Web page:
The Four Goals for a Good Inheritance Process
- Allow beneficiaries to take possession of the crypto assets.
- Minimize operational security in regards to protecting the assets while you are still alive before delivery.
- Make sure the beneficiaries can store the crypto easily and safely for when they inherit it.
- Make sure the crypto assets get to the right people. Avoid potential conflicts.
Do not put KEYS or PASSWORDS in Wills
Three Primary Questions to Ask Yourself?
- Where will I store this?
- Am I going to get help?
- Am I going to make a copy?
Information to consider passing along
- Device Type
- Crypto Asset Types
- Backup – Person or People
- Where are Passwords
- Any Helpful Notes to add
Stick to backing up seed phrases &/or wallet.dat backups and maybe paper wallets. Given the choice know your seed and you will always be good to go.
Here are Your Choices
Write Out Directions – Roadmap
The simplest solution. Write out all the details and hand them to your chosen beneficiary.
One piece of paper containing private keys and be done with it. This is the most simple method, but it can have a very high ability to fail and they could end up losing all of the cryptos.
Pamela Morgan who wrote the book Cryptoasset Inheritance Planning: A Simple Guide for Owners is written to help people start building their own crypto-focused estate plans. She put out a template that people may use that looks like this:
See this Google Doc I put together that has the template:
Dead Man’s Switch?
This semi-automated method of estate planning involves a computer program which emails you at regular, specified times and awaits your reply.
If the program does not get a reply, it automatically checks death certificate records to see if you passed. If it finds the record or you simply do not reply during a specific period of time the transfer the contents of the crypto will be sent to the designated account. At the current time setting this up is not nearly as simple as many of the other methods. As the ecosystem grows I see this as being an extremely viable solution. Until then unless you have a programming background and technical skills it is far more cumbersome.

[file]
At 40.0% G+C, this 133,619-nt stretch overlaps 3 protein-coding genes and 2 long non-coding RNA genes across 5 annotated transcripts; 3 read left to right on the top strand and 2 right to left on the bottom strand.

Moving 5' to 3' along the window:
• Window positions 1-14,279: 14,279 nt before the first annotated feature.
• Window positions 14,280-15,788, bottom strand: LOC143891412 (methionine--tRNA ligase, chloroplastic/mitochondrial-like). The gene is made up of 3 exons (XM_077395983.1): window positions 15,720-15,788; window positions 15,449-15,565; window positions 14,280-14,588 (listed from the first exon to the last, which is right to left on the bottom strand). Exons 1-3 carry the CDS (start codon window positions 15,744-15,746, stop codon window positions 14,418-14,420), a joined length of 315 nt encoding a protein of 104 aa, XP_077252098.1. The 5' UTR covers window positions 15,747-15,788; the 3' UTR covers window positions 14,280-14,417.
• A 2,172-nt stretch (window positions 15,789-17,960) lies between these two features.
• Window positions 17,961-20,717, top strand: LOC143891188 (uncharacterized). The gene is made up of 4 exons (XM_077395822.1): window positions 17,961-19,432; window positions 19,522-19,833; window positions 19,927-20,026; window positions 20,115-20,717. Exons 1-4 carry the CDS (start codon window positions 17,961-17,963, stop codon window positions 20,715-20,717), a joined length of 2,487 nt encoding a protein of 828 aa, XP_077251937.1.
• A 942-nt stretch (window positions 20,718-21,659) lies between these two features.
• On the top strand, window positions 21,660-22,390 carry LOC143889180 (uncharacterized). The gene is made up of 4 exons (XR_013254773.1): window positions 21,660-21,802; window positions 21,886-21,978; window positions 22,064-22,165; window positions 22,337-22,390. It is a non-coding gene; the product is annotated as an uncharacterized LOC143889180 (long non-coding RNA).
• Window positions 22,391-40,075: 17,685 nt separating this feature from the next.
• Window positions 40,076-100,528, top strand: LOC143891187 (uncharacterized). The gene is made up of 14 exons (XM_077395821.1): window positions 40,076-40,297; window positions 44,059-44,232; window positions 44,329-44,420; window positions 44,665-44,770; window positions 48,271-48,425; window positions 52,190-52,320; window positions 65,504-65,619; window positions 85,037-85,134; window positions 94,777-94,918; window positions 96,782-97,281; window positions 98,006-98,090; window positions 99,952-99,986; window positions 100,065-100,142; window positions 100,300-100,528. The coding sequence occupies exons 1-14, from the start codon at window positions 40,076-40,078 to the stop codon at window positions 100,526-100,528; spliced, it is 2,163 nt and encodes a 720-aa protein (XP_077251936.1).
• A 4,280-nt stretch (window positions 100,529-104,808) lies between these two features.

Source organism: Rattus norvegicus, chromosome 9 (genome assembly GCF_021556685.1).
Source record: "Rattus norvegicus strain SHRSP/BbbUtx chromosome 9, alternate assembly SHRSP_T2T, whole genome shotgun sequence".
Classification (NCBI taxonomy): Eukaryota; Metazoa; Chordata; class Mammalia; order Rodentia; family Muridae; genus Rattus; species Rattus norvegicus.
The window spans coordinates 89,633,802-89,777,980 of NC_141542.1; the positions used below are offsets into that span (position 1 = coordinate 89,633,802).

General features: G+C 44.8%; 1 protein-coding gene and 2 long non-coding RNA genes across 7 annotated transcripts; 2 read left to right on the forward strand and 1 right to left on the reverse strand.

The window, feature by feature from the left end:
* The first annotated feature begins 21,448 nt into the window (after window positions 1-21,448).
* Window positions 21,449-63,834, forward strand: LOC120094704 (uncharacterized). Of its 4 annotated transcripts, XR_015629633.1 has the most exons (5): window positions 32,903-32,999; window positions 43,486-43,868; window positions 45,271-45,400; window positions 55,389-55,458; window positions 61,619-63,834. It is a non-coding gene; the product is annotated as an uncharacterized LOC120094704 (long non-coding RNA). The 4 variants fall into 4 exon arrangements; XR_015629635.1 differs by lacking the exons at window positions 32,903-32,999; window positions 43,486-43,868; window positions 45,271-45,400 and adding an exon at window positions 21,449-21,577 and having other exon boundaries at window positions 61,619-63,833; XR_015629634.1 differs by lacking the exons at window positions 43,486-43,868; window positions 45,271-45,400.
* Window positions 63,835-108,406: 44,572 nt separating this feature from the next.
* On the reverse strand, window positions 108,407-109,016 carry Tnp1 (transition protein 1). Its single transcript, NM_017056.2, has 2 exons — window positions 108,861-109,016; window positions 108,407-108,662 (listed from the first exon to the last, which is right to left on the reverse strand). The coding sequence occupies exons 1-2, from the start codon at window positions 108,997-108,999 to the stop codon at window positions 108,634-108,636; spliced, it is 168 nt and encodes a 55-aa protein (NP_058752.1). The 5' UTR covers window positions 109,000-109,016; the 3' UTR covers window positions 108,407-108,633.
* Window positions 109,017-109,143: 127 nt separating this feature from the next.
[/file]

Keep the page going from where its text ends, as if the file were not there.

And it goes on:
This involves splitting access to your funds between multiple trusted people. The only way to access an account via M-of-N is for a certain number of your chosen peoples to provide their details together to have the transactions released.
One Option for Custody:
Essentially, Custody Service functions the same way that a traditional safety deposit box does, only with cryptocurrencies — Bitcoin, Ether, and other significant cryptos. BANKEX Custody Service is secure and protects you from human error — for example, if you forget your password, you can recover it.
I am not recommending Bankex, however. As we advance, we will be seeing more and more qualified and legitimate custodian solutions for people with large amounts of capital to protect.
Avoid Unencrypted Cloud Solutions!
Well Known ICO Investor Ian Ballina Hacked, Millions Worth of Cryptocurrency Lost
“Balina’s tweet indicates he acknowledges he failed to set up robust security measures to prevent the incident. “I’m not worried about the money. I learned my lesson”, he wrote. The millionaire investor explained how he thinks he got hacked: “My college email was listed as a recovery email to my Gmail. I remember getting an email about it being compromised and tried to follow up with my college security to get it resolved, but wasn’t able to get it handled in a fast manner and gave up on it thinking it was just an old email.”
Things To Consider
At the end of the day, a reputable bank vault with a hardware wallet and private key would be enough to fend off almost everything. The problem remains that you must provide details to third parties whom you don’t really know enough to be able to fully trust. The above guidelines will work best with a single heir or multiple heirs who get along and can make it happen. In the case of numerous uncooperative heirs, the best method to deal with them is set aside their portions upfront and into separate wallets. One thing I see quite often is crypto holders just avoid educating those people. It will help tremendously both while you are living and should an unfortunate event occur if you take the time to educate those close to you!